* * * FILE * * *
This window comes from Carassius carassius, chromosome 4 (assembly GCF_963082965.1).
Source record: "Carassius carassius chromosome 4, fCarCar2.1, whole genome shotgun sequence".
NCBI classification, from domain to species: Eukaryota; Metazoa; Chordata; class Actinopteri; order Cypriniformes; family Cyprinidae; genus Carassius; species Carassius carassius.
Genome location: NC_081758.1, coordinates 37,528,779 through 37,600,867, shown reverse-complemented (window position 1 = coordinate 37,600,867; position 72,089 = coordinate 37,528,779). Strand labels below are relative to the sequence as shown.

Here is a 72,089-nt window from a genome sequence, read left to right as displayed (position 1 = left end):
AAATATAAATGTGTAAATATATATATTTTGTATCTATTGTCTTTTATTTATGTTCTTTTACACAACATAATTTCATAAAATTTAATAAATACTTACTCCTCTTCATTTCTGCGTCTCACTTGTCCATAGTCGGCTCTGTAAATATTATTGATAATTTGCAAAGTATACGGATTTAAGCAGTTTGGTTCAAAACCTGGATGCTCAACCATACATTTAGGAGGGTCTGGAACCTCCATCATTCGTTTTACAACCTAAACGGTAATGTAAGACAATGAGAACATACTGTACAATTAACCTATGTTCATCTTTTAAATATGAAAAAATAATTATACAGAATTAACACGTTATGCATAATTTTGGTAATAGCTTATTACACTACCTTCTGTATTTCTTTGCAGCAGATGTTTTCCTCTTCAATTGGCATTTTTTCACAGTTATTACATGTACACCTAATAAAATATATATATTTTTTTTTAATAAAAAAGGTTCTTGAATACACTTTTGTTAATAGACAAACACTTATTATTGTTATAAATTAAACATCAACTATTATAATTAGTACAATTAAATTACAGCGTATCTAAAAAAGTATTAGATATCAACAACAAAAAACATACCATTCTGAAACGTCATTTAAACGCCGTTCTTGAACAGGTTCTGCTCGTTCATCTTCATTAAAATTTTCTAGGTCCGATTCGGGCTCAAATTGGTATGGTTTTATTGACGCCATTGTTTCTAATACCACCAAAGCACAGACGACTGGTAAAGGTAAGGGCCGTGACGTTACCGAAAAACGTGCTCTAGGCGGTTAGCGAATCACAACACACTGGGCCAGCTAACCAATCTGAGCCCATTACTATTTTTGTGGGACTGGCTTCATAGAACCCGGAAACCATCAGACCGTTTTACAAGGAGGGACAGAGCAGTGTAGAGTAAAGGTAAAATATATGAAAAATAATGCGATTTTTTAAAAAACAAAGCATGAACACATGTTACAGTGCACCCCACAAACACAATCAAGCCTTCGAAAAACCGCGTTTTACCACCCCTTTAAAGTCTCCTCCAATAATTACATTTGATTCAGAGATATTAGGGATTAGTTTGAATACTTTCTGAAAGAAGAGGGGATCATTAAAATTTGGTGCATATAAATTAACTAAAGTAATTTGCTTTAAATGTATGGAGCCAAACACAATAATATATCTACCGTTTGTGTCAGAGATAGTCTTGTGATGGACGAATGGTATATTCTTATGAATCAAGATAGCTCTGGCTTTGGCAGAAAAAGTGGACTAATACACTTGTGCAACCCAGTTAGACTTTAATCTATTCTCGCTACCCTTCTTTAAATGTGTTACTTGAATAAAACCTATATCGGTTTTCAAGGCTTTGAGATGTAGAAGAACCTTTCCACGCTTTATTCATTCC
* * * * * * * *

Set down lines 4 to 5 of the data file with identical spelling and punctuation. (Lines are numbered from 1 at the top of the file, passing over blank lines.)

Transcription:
Genome location: NC_081758.1, coordinates 37,528,779 through 37,600,867, shown reverse-complemented (window position 1 = coordinate 37,600,867; position 72,089 = coordinate 37,528,779). Strand labels below are relative to the sequence as shown.

Here is a 72,089-nt window from a genome sequence, read left to right as displayed (position 1 = left end):